Tackle new and different ways of working at WCVA's summer conference

Engage Cover engTuesday 9 July 2013

Liberty Stadium, Swansea

The third sector is being encouraged more than ever to work in partnership: to bid jointly for funding, to develop collaborative approaches to service delivery, to operate regionally and nationally, and to reduce duplication and achieve efficiency savings.  

WCVA's summer conference will explore new and different ways of working: from informal networking through joint delivery of services to full merger; within the third sector and with the public sector.

Offering keynote speeches, workshops and discussion sessions, the conference will explore the technical and relational aspects of collaborative working, discuss the benefits and obstacles of joint working; and help you make informed decisions about whether and how to work collaboratively.  

It will be a day to rethink accepted ways of working and explore how the third sector can work together to meet the challenges ahead.

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9:00       Registration, coffee and exhibitions

Breakfast networking (booking essential)

10:00     Welcome from Chair and opening remarks

10:05     Partnership working for public service delivery

Professor Tony Bovaird, Professor of Public Management and Policy, University of Birmingham

10:25     Shared voice

Fran Targett, Citizens Advice Cymru and John Puzey, Shelter Cymru

10:45     Morning coffee

11:15     Breakout sessions AM

12:30     Lunch

13:30     Breakout sessions PM

14:45     Afternoon tea

15:15     Integrated working across the sectors

Professor Marcus Longley, Professor of Applied Health Policy and Director of WIHSC

15:40     Retreat, restructure or redefine? The next steps for the third sector in Wales

Graham Benfield OBE, Chief Executive, WCVA

16:00     Close

Breakfast networking

BrecwastThis optional networking session is a great opportunity to meet other delegates, promote your organisation, get tips and hints on networking and put them into practice.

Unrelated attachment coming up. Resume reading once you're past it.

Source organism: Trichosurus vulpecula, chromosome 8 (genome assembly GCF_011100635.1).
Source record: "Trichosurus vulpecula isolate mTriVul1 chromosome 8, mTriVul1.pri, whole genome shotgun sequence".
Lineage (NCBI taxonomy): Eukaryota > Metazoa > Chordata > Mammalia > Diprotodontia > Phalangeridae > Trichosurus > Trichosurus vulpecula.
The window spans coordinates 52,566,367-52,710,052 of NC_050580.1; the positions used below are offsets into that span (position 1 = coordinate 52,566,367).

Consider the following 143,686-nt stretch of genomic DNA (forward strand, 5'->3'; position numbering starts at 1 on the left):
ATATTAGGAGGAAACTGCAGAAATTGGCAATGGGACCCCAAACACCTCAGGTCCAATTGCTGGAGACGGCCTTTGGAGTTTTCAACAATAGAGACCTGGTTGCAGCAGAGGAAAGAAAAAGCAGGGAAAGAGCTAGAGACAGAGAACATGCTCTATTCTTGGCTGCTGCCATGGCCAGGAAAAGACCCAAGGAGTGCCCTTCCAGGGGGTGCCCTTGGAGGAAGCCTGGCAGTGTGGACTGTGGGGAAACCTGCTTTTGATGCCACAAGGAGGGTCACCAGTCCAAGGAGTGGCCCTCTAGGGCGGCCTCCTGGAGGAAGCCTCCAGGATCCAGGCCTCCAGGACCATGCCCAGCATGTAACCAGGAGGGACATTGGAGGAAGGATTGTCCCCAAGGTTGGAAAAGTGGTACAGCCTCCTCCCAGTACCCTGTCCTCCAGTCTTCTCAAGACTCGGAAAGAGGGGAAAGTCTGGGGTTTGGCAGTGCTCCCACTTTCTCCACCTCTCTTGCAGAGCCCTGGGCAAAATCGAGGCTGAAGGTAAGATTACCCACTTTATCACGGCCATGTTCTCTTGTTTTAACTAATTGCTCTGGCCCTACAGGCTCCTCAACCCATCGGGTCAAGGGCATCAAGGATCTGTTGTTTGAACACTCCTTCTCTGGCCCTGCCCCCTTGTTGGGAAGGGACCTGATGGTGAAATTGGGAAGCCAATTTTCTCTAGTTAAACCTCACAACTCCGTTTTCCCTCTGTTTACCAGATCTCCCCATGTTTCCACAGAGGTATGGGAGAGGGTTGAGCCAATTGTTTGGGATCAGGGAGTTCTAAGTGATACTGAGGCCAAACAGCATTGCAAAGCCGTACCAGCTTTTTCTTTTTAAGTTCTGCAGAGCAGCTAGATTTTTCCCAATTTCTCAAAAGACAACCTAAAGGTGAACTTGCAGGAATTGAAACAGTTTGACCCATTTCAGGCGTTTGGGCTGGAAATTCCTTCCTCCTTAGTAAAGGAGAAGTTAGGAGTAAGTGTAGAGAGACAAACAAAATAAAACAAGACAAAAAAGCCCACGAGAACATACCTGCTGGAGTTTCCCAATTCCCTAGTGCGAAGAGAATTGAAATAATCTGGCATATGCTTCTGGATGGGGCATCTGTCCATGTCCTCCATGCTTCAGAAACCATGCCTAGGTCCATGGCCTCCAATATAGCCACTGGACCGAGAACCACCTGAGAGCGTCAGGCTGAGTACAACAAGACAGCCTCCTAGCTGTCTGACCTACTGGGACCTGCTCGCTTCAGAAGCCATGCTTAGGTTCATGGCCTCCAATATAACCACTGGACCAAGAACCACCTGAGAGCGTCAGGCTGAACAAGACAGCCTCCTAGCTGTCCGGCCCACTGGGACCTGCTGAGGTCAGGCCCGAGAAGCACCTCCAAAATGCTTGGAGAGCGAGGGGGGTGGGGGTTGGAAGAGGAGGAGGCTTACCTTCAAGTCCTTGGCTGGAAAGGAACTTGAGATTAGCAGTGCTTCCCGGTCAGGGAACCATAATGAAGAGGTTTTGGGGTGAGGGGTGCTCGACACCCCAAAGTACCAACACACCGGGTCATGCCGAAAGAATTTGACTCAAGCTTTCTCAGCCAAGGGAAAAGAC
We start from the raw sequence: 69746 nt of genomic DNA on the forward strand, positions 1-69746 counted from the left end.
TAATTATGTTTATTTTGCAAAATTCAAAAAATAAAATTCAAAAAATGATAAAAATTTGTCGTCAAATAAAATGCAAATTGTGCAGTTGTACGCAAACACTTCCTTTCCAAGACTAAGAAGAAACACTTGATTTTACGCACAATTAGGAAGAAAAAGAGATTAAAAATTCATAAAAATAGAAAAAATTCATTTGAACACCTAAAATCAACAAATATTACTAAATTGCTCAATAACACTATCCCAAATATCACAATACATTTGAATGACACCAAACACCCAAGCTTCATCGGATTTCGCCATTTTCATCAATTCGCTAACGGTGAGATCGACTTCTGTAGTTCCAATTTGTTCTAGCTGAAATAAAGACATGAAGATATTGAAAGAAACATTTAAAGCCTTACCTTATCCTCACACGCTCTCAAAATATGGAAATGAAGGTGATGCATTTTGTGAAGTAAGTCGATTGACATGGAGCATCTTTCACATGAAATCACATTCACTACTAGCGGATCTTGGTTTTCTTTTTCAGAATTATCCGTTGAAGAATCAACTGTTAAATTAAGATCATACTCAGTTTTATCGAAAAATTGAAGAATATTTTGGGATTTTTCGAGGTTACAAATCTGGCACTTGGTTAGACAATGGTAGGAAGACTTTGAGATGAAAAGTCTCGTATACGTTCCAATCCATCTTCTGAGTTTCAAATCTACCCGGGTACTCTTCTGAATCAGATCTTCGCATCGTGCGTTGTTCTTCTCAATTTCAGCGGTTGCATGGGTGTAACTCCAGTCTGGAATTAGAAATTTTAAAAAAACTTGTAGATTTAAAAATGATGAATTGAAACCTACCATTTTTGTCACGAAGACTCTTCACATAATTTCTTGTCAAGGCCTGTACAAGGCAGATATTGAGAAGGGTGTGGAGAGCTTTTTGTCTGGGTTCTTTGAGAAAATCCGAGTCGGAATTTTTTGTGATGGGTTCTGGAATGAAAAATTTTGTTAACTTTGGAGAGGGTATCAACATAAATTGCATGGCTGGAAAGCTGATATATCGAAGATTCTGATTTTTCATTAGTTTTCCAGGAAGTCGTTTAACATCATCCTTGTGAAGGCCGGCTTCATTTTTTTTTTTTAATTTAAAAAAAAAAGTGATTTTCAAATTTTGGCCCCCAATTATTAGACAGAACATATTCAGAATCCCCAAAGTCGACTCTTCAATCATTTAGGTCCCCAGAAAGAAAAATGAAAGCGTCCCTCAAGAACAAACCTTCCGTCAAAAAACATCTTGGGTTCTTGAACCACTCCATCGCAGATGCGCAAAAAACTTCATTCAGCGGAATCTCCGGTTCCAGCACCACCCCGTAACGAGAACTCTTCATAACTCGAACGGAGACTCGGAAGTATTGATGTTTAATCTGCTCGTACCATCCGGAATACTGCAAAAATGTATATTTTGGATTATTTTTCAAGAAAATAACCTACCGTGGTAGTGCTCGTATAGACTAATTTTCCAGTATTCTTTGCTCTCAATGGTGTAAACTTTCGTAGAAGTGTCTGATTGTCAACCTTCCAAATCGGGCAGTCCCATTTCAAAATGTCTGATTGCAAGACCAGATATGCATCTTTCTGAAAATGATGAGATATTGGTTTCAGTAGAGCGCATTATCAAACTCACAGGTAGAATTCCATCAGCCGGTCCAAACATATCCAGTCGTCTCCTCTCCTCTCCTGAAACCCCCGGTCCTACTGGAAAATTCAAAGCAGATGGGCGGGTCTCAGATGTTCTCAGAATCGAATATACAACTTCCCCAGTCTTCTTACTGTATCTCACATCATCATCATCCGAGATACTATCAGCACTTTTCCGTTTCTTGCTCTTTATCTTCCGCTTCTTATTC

This is a chance to explore opportunities for collaboration in an informal, facilitated session over breakfast.

Led by Participation Cymru


Breakout sessions - morning

1.   Working together, growing together - Consortium development

Working in a consortium can be a useful vehicle for organisations to access bigger public service contracts, increase their buying power, share back office costs, improve their marketing and become more sustainable. But working with others on a formal basis can sometimes be a complex and time-consuming business. 

This workshop will provide an overview of consortium development, from the Wales Co-operative Centre's Consortium Development Team. It will cover the key considerations for developing consortia, explore a range of different consortia models, and provide top tips for establishing and managing a successful consortium.

Rhian Edwards & Sarah Owens, Business Succession and Consortia, Wales Co-operative Centre

2.   Sharing back office services

For organisations seeking to streamline their activities and realise efficiency savings, one option is to consider sharing their back office functions in order to reduce duplication. Such functions might include payroll or purchasing, ICT or telephony services, or human resources. This workshop will provide a practical overview of the key issues third sector organisations need to consider when exploring whether and how to share their internal services.